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Making-Tracks

Cross-country skiing for dummies

Time to hit the ski trails

The Ski Sheriff is always asked for tips when he mentions cross-country skiing (as if he knows what he's talking about and always demonstrates those skills himself).

So he volunteers from time to time to teach friends the basics of classic technique. And he always gets ski pros to critique his written description of that introduction, aka Cross-Country Skiing for Dummies, below.

Several years ago (OK, more like two decades), the Sheriff participated in an introductory classic ski lesson at the then-Kelowna Nordic Ski Club. However. Unlike other newbies who brought only their caffeine-enhanced brains, he brought a notebook and camera. While everyone else watched and listened, the Sheriff wrote detailed notes and took photos of instructor Cam Forbes as he demonstrated proper classic technique.

Brenda, a long-time hiking, skiing and kayaking buddy, whispered: "Put this in your Making Tracks column because I'm never going to remember everything he said."

The Sheriff recalls reading somewhere that people generally retain less than half of what they are told during verbal instruction. And a week after that, only a few points.

From that ski lesson, and a pile of others as well as tips picked up during the past 25 years of personal experience, here's the Sheriff's introduction to cross-country skiing.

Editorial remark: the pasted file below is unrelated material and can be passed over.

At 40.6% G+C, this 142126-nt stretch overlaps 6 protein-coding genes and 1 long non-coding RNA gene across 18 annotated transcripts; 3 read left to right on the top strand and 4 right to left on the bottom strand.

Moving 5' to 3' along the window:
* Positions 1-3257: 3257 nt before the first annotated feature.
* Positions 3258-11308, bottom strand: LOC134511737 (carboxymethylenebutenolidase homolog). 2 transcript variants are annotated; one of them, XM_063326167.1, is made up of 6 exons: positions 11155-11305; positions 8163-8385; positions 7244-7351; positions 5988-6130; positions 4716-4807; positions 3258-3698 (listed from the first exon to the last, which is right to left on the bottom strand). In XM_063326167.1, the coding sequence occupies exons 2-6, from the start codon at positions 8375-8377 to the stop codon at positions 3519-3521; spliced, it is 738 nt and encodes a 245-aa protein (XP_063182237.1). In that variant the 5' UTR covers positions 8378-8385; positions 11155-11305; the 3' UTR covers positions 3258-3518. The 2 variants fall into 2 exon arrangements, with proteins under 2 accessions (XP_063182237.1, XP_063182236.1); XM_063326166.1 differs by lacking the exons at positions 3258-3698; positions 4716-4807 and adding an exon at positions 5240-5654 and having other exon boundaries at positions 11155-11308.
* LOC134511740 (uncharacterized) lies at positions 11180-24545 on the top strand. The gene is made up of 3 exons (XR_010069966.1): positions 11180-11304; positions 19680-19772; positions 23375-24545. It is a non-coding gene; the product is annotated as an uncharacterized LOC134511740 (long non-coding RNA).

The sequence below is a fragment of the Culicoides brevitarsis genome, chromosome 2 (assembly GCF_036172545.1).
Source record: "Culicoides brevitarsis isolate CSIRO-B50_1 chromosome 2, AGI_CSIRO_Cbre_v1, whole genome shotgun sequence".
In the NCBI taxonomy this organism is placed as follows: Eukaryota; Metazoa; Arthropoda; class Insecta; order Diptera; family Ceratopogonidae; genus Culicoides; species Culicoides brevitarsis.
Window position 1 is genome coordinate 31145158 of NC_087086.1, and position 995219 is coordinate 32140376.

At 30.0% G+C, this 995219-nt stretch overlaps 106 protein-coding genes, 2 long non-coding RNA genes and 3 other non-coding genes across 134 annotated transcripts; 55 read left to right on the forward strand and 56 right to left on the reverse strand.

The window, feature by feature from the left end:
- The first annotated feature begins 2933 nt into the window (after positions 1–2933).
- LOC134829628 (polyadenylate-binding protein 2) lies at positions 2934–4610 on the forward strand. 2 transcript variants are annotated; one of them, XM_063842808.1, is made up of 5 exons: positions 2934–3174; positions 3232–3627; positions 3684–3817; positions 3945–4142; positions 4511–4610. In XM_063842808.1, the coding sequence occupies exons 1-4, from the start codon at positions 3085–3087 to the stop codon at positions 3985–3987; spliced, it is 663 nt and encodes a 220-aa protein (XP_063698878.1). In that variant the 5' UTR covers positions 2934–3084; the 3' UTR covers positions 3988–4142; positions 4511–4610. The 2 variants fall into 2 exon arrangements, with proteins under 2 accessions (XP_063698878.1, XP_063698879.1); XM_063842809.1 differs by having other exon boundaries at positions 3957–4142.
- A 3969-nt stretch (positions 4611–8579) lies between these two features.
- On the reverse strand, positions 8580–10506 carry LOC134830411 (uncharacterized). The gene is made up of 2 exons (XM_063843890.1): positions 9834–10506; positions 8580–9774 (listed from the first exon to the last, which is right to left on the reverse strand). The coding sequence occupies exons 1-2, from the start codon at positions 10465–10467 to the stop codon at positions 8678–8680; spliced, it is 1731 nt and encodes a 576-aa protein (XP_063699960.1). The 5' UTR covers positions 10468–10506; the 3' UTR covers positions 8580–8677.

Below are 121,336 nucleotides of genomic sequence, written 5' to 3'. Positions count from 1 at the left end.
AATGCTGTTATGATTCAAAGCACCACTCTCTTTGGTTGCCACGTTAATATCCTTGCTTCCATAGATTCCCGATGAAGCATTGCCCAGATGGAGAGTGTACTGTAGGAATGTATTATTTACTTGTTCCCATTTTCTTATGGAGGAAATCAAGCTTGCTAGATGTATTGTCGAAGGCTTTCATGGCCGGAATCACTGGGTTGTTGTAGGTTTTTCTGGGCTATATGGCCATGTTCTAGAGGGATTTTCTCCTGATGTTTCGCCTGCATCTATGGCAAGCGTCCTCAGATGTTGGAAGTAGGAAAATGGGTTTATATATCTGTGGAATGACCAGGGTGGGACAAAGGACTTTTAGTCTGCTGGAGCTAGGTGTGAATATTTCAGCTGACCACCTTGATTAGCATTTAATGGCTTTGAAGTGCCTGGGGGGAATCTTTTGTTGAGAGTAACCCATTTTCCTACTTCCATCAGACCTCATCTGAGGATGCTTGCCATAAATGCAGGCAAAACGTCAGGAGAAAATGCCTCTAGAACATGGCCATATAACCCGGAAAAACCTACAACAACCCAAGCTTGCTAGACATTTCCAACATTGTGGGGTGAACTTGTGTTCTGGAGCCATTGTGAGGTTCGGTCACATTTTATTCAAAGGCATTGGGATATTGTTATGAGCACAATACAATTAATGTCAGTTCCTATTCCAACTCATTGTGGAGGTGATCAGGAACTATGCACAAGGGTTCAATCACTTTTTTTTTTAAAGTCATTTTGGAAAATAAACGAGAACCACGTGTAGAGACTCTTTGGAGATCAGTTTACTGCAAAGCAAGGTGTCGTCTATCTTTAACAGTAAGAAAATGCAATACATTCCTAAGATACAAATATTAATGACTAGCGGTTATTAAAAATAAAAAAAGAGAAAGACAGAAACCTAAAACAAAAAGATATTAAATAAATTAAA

The Sheriff starts with skis, poles and boots, followed by classic technique in the next column.

To begin, there are three types of skis—waxless, wax(able) and skate. The differences are obvious but it needs to be pointed out that contrary to their name, waxless skis aren't truly waxless. They are different from the other two in that the latest versions have a hairy "skins" grip surface on the bottom of the ski under your boot. The hairs point toward the tail so they catch in the snow when you put weight on that ski while the other foot slides forward. They evolved from the earlier “fish scale” models which had small sharp edges pointing toward the tail of the ski. Few stores sell fish scale skis anymore but there are still many around.

Do not put wax on the skins (or fish scale) because it ruins their grip on the snow. In fact, check the skins (and fish scale) regularly and remove any wax (with wax remover) which collected there from your skis or was left on the trail by other skiers. Also, if snow starts to stick to the fish scale, you can rub or spray on silicon (which comes in a can with a foam applicator or spray nozzle) to prevent ice-up.